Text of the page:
2. Jesus invites us to pray and ask the Father for everything we need and want in this life. I would not leave this subject this morning without pointing you to Jesus the Great Physician. He has the power to heal any disease, to answer any petition, to calm any storm, and to provide any need you may have. He is our Great High Priest, our Mediator with the Father, our Intercessor whose perfect blood and righteousness have opened the way to God’s presence. Jesus our High Priest knows our every need and His ear is always open to our cry. For we have not an high priest which cannot be touched with the feeling of our infirmities; but was in all points tempted like as we are, yet without sin. Let us therefore come boldly unto the throne of grace, that we may obtain mercy, and find grace to help in time of need (Heb. 4:15-16). Jesus invites us to pray, He commands us to pray, and He promises to answer every proper prayer in His own way and time. And whatsoever ye shall ask in my name, that will I do, that the Father may be glorified in the Son. If ye shall ask any thing in my name, I will do it (Jn. 14:13-14). And he spake a parable unto them to this end, that men ought always to pray, and not to faint (Lu. 18:1). If ye then, being evil, know how to give good gifts unto your children, how much more shall your Father which is in heaven give good things to them that ask him? (Mt. 7:11). He is the Sovereign God, able to do exceeding abundantly above all that we or think (Eph. 3:20).


  1. Ask, and it shall be given you; seek, and ye shall find; knock, and it shall be opened unto you (Mt. 7:7). Ye have not chosen me, but I have chosen you, and ordained you, that ye should go and bring forth fruit, and that your fruit should remain: that whatsoever ye shall ask of the Father in my name, he may give it you (Jn. 15:16). Do you realize that in the New Testament Jesus never refused to heal anyone who asked Him? He was always ready to hear and answer the prayers of all who came to Him. Do you also realize that He has not changed? Jesus Christ is the same yesterday, today and forever (Heb. 13:8). And do you know that history is filled with examples of how God has answered prayer in the past. He has healed millions of people just like you and if so, then why not you? He is no respecter of persons and He has promised to listen and answer when we call. We come to God in prayer with the attitude of our Lord: Not my will but Thine be done ready to accept whatever God chooses to give us. But let us not be afraid to pray boldly for miracles, and to plead with God for all that we need, as the angel said to Mary: For with God nothing shall be impossible (Lu. 1:37). Let us follow the example of Elijah an ordinary man like us who prayed that it would not rain for three and a half years and God answered his prayer. Confess your faults one to another, and pray one for another, that ye may be healed. The effectual fervent prayer of a righteous man availeth much. (Ja. 5:16-18).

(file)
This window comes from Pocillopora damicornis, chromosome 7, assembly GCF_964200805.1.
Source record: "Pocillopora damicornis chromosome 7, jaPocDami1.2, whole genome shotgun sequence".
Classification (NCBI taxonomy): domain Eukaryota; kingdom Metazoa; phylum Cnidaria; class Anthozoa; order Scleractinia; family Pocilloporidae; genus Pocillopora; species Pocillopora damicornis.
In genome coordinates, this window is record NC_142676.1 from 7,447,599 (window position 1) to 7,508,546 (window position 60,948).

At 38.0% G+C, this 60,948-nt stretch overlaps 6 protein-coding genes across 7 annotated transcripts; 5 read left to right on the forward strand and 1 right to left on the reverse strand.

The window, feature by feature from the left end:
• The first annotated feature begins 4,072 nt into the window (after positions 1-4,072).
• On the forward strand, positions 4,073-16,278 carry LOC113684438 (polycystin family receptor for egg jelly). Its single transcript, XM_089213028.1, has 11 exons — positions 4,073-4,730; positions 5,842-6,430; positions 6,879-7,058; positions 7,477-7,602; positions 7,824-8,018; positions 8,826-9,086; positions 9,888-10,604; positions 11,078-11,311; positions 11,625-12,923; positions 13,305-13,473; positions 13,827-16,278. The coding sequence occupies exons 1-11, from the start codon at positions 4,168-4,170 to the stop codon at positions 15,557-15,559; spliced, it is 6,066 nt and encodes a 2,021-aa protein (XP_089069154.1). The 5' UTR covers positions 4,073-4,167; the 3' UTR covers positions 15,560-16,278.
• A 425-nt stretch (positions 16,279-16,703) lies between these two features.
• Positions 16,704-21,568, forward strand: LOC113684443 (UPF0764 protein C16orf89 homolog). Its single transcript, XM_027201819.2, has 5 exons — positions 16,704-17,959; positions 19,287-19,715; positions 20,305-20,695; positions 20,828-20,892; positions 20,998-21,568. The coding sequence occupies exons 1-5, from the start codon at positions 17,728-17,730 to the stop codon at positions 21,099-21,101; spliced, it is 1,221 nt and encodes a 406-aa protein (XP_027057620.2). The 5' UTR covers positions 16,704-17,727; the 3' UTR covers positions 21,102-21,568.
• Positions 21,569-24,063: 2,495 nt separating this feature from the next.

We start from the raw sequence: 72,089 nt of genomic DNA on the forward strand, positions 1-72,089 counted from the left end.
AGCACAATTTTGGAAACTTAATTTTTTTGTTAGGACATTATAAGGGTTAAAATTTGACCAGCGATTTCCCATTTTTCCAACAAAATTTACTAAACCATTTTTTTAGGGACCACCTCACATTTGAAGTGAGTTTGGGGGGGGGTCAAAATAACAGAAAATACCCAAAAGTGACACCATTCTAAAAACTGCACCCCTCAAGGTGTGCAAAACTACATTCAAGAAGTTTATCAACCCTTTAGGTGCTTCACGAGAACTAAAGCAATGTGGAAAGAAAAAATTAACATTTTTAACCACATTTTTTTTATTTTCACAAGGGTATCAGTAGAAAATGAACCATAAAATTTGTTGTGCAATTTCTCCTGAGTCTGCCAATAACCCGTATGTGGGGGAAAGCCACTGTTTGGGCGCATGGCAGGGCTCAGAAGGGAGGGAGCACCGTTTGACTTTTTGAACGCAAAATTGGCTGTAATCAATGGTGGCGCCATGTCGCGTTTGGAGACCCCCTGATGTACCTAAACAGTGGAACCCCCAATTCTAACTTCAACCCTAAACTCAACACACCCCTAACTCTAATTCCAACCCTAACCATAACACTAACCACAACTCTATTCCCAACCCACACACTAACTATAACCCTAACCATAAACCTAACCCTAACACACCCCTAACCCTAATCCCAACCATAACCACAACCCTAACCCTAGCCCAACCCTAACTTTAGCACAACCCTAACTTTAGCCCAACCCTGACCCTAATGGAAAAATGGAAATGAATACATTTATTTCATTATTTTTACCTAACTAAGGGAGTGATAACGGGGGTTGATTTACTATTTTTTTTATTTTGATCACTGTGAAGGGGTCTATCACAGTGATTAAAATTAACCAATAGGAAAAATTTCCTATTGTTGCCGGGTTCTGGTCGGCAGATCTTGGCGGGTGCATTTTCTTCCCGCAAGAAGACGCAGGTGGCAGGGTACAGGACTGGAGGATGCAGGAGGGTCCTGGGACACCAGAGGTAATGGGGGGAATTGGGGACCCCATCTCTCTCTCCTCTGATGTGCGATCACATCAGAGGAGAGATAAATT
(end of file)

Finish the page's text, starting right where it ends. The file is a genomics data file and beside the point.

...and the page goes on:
Thou art coming to a King

Large petitions with thee bring;

For His grace and power are such

None can ever ask too much

TLH P. 459

John Newton


  1. Jesus came to preach the Gospel, to call people to faith in the promise that their sins are forgiven in Him. He speaks with authority and calls you back to the God who knows all your sins yet still forgives and accepts you for the sake of His Son. Christ is still preaching that same message in the church today through His called ministers. He invites you to come to Him for rest. His Word is alive, powerful, and filled with divine authority. His Word is able to grant faith, healing, and new life to all who hear it. Are you bothered by your sins? Does the devil accuse you? Is your heart filled with doubts and fears? Realize that the devil has no power over you. Death has been defeated. One day our bodies that suffer pain and weakness are going to be healed and restored to perfect health at the last day. Christ spoke His Word over you at your baptism through His called minister when the Triune God joined you to Himself, just as He speaks the word of forgiveness in the Absolution, and in Holy Communion: This is My body, this is My blood given and shed for you for the forgiveness of sins. After years of doubts and fears about his salvation William Cowper finally understood the reality of Christ’s full atonement for sins. He is an example of Christ’s power to save and preserve His sheep through they are weak and sick and often filled with despair, and depression. He carries His lambs to Heaven to be with Him. William Cowper sat down one day and wrote a hymn about of his new found confidence in Christ.


There is a fountain filled with blood

Drawn from Immanuel’s veins

And sinners plunged beneath that flood

Lose all their guilty stains.


The dying thief rejoiced to see

That fountain in his day;

And there have I, as vile as he

Washed all my sins away.


When this poor lisping, stammering tongue

Lies silent in the grave,

Then in a nobler sweeter song

I’ll sing Thy power to save

TLH P. 157

William Cowper